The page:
The Easy Life in Kamusari
From Shion Miura, the award-winning author of The Great Passage, comes a rapturous novel where the contemporary and the traditional meet amid the splendor of Japan's mountain way of life.
Yuki Hirano is just out of high school when his parents enroll him, against his will, in a forestry training program in the remote mountain village of Kamusari. No phone, no internet, no shopping. Just a small, inviting community where the most common expression is "take it easy."
At first, Yuki is exhausted, fumbles with the tools, asks silly questions, and feels like an outcast. Kamusari is the last place a city boy from Yokohama wants to spend a year of his life. But as resistant as he might be, the scent of the cedars and the staggering beauty of the region have a pull.
Yuki learns to fell trees and plant saplings. He begins to embrace local festivals, he's mesmerized by legends of the mountain, and he might be falling in love. In learning to respect the forest on Mt. Kamusari for its majestic qualities and its inexplicable secrets, Yuki starts to appreciate Kamusari's harmony with nature and its ancient traditions.
In this warm and lively coming-of-age story, Miura transports us from the trappings of city life to the trials, mysteries, and delights of a mythical mountain forest.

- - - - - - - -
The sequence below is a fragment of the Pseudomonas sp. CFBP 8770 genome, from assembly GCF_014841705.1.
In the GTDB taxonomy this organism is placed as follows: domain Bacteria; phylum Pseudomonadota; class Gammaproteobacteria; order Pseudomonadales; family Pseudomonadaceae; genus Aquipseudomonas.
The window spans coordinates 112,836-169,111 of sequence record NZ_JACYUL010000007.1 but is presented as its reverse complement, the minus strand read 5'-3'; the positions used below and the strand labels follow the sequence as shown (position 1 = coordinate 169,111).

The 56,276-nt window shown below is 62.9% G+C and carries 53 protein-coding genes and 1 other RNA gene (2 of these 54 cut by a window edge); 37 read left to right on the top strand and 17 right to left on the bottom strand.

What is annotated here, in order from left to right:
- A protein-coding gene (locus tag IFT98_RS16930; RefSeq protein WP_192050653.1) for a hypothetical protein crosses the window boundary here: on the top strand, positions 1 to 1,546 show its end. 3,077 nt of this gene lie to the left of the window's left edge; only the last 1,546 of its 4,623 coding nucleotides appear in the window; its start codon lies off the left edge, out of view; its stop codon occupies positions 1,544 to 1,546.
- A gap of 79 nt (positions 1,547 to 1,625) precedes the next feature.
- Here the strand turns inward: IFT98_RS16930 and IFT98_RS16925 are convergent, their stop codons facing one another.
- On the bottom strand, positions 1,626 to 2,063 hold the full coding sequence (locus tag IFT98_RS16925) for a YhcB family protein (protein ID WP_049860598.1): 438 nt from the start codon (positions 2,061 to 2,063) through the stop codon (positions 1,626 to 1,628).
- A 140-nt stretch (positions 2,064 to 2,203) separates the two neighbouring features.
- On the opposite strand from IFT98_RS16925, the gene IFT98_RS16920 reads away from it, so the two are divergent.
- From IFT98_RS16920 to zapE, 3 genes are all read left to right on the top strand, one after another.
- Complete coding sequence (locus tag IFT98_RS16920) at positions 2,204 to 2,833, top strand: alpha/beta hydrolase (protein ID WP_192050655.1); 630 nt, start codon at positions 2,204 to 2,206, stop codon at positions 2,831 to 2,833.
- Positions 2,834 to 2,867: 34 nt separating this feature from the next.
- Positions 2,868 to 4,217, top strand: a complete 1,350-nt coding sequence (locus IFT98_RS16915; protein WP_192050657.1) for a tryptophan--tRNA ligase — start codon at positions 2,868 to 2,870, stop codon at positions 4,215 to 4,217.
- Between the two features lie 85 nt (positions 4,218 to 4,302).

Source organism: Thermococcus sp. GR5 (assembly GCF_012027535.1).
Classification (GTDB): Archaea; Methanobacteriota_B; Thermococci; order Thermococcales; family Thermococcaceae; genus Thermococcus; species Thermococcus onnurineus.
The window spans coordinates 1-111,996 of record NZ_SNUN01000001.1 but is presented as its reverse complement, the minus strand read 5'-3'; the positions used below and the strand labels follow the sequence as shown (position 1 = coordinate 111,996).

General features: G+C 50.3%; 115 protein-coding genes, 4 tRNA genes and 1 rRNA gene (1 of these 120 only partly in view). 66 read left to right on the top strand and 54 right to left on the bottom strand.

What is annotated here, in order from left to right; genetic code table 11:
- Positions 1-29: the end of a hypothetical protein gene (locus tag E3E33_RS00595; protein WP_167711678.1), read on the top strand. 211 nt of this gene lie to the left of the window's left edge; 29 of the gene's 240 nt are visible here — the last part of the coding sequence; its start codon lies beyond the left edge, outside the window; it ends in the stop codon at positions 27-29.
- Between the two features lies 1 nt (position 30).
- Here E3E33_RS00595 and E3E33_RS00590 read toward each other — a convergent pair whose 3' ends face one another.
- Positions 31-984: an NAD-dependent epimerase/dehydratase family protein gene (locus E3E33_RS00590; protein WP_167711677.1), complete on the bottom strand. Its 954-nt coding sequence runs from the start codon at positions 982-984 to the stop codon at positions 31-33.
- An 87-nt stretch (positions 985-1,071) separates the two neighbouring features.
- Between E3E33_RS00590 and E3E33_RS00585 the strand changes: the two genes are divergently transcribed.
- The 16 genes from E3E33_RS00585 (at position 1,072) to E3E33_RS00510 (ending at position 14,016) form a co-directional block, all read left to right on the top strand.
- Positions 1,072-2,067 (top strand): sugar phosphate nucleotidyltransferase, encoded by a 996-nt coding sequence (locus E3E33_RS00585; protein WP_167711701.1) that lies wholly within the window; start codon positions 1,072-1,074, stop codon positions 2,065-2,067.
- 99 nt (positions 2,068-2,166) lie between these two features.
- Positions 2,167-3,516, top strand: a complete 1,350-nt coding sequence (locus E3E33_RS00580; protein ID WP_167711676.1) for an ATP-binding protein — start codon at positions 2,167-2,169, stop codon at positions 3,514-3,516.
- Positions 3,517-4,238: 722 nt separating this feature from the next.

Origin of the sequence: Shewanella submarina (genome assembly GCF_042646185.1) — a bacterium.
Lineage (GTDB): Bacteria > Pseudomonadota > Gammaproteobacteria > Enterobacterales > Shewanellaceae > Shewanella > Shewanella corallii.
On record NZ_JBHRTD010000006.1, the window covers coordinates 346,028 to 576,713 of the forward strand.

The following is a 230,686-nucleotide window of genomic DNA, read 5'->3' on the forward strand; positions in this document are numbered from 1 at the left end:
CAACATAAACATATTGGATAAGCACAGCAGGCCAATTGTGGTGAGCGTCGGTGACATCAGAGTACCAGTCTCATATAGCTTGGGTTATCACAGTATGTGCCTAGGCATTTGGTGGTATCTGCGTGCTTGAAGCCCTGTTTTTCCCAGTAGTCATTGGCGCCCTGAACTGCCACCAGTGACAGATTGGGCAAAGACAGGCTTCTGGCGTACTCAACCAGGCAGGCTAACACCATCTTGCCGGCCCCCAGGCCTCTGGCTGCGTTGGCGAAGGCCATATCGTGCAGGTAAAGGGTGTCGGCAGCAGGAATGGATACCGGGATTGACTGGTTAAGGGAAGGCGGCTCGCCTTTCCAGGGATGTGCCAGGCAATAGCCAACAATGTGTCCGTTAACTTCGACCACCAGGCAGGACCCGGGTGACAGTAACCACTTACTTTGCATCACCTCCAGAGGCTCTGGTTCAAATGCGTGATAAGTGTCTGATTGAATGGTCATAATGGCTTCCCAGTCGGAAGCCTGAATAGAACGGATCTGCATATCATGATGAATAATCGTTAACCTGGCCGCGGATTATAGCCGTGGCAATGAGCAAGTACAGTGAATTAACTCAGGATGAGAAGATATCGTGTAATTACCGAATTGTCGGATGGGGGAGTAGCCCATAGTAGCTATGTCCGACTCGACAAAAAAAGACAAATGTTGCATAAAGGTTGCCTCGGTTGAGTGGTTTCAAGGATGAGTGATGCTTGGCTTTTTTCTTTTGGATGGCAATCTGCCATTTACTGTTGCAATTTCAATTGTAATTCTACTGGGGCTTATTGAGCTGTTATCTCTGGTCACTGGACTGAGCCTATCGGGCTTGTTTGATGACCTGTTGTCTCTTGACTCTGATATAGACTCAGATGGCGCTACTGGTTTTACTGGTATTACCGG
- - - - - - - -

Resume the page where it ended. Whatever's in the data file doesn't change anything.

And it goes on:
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About the Author
Shion Miura made her fiction debut in 2000 with Kakuto suru mono ni maru (A Passing Grade for Those Who Fight). In 2006, she won the Naoki Prize for her story collection Mahoro ekimae Tada Benriken (The Handymen in Mahoro Town). Her other novels include Kaze ga tsuyoku fuiteiru (The Wind Blows Hard), Kogure-so monogatari (The Kogure Apartments), and Ano ie ni kurasu yonin no onna (The Four Women Living in That House). Her other works in English, all translated by Juliet Winters Carpenter, include The Easy Life in Kamusari (Kamusari naanaa nichijo), volume one in her Forest series, and The Great Passage (Fune o amu), which was made into an award-winning motion picture and received both the Booksellers' Award in Japan in 2012 and an Earphones Award. Miura has also published more than fifteen collections of essays and is a manga aficionado.